More than two years into the global health crisis and many are still blowing through their savings.
Vaccine access has eased anxiety about the pandemic, but not the economy.
Nearly Two Years into the Pandemic: Office Workers Are Still Concerned With COVID Safety Precautions
Increased vaccination rates haven’t stopped employees from quitting in droves due to pandemic safety concerns.
A new survey finds many Americans pessimistic about improving finances in the upcoming year.
You can’t change the economy, but you can change your spending.
The fear is financially-related. And it’s motivating many to take action.
COVID-19 has changed how we think about our healthcare and our social lives. Will it change how we think about our finances?
From small things (utility bills) to big things (banking), Americans will earn and spend differently long after the pandemic ends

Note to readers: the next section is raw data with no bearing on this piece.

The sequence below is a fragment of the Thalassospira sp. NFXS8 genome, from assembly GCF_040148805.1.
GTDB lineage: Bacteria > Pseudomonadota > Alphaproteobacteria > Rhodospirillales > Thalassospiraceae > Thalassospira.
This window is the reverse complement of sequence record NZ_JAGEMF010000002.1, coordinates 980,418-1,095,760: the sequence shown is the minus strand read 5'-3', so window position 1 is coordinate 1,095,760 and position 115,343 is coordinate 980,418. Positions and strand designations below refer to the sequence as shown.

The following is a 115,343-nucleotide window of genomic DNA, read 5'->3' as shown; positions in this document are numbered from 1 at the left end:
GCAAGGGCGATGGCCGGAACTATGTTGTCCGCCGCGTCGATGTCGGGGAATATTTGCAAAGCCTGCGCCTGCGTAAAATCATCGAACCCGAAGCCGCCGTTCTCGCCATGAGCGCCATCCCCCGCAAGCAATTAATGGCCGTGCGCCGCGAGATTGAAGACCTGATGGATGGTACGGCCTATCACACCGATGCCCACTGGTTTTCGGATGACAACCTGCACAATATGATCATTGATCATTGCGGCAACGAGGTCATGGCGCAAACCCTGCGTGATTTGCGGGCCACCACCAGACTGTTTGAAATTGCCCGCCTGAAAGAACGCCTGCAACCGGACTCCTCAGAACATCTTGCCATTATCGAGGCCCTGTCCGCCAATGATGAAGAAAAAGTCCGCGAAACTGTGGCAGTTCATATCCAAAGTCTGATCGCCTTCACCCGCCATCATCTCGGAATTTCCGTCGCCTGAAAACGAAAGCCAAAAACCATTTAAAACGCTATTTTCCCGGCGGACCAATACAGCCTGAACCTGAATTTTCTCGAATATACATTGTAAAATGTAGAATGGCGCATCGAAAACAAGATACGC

Experian Boost will now reward you for watching Netflix. Expect others to follow.
It could be as simple as user error. But some Americans have been scammed.
COVID-19 has taken a financial toll on Hispanics and African-Americans more than white people, multiple studies show
Experts say it’s one of the biggest government efforts – but may not help much.
Regardless of the amount of money raised, these people are getting creative in order to help people impacted by COVID-19.
If severe symptoms occur, Americans can expect to pay an average of $20,000.
It’s a hard choice to make, so we talked to an expert to help you decide.
There’s a lot of good news for federal student loans, and even some for private ones.
You could receive more than $1,200 directly to your bank account.
Offers range from free internet to free opera.
No matter what happens in the stock market, these eight rules will help you invest wisely.
The current national economic crisis weighs heavily on those with credit card debt.